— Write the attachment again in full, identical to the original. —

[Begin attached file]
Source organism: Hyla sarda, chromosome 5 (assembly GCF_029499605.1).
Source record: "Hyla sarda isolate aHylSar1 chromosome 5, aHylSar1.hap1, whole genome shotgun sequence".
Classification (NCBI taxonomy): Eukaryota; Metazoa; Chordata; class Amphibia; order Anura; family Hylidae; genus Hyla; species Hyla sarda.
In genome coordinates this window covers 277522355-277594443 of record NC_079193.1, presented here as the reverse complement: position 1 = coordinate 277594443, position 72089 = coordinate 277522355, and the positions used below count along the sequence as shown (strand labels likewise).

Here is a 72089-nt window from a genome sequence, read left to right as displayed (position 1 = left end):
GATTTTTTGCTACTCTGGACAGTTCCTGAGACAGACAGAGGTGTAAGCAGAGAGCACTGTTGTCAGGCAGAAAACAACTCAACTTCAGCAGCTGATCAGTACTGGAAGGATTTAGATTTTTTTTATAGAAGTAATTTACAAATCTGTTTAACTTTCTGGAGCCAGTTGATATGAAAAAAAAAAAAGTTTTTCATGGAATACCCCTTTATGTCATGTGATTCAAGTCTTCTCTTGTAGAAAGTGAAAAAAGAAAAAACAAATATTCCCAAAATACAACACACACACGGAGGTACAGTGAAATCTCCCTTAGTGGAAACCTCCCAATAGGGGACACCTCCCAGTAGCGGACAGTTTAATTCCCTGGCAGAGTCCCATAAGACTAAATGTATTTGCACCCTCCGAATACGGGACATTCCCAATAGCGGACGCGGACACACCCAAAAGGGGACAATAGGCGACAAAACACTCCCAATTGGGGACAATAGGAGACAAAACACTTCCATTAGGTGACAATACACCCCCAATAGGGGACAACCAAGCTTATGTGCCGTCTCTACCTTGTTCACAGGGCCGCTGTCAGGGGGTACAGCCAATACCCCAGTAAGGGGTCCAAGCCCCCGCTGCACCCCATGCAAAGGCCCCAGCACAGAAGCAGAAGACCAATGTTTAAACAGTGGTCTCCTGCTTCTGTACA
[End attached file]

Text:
Source organism: Hyla sarda, chromosome 5 (assembly GCF_029499605.1).
Source record: "Hyla sarda isolate aHylSar1 chromosome 5, aHylSar1.hap1, whole genome shotgun sequence".
Classification (NCBI taxonomy): Eukaryota; Metazoa; Chordata; class Amphibia; order Anura; family Hylidae; genus Hyla; species Hyla sarda.
In genome coordinates this window covers 277522355-277594443 of record NC_079193.1, presented here as the reverse complement: position 1 = coordinate 277594443, position 72089 = coordinate 277522355, and the positions used below count along the sequence as shown (strand labels likewise).

Here is a 72089-nt window from a genome sequence, read left to right as displayed (position 1 = left end):
GATTTTTTGCTACTCTGGACAGTTCCTGAGACAGACAGAGGTGTAAGCAGAGAGCACTGTTGTCAGGCAGAAAACAACTCAACTTCAGCAGCTGATCAGTACTGGAAGGATTTAGATTTTTTTTATAGAAGTAATTTACAAATCTGTTTAACTTTCTGGAGCCAGTTGATATGAAAAAAAAAAAAGTTTTTCATGGAATACCCCTTTATGTCATGTGATTCAAGTCTTCTCTTGTAGAAAGTGAAAAAAGAAAAAACAAATATTCCCAAAATACAACACACACACGGAGGTACAGTGAAATCTCCCTTAGTGGAAACCTCCCAATAGGGGACACCTCCCAGTAGCGGACAGTTTAATTCCCTGGCAGAGTCCCATAAGACTAAATGTATTTGCACCCTCCGAATACGGGACATTCCCAATAGCGGACGCGGACACACCCAAAAGGGGACAATAGGCGACAAAACACTCCCAATTGGGGACAATAGGAGACAAAACACTTCCATTAGGTGACAATACACCCCCAATAGGGGACAACCAAGCTTATGTGCCGTCTCTACCTTGTTCACAGGGCCGCTGTCAGGGGGTACAGCCAATACCCCAGTAAGGGGTCCAAGCCCCCGCTGCACCCCATGCAAAGGCCCCAGCACAGAAGCAGAAGACCAATGTTTAAACAGTGGTCTCCTGCTTCTGTACA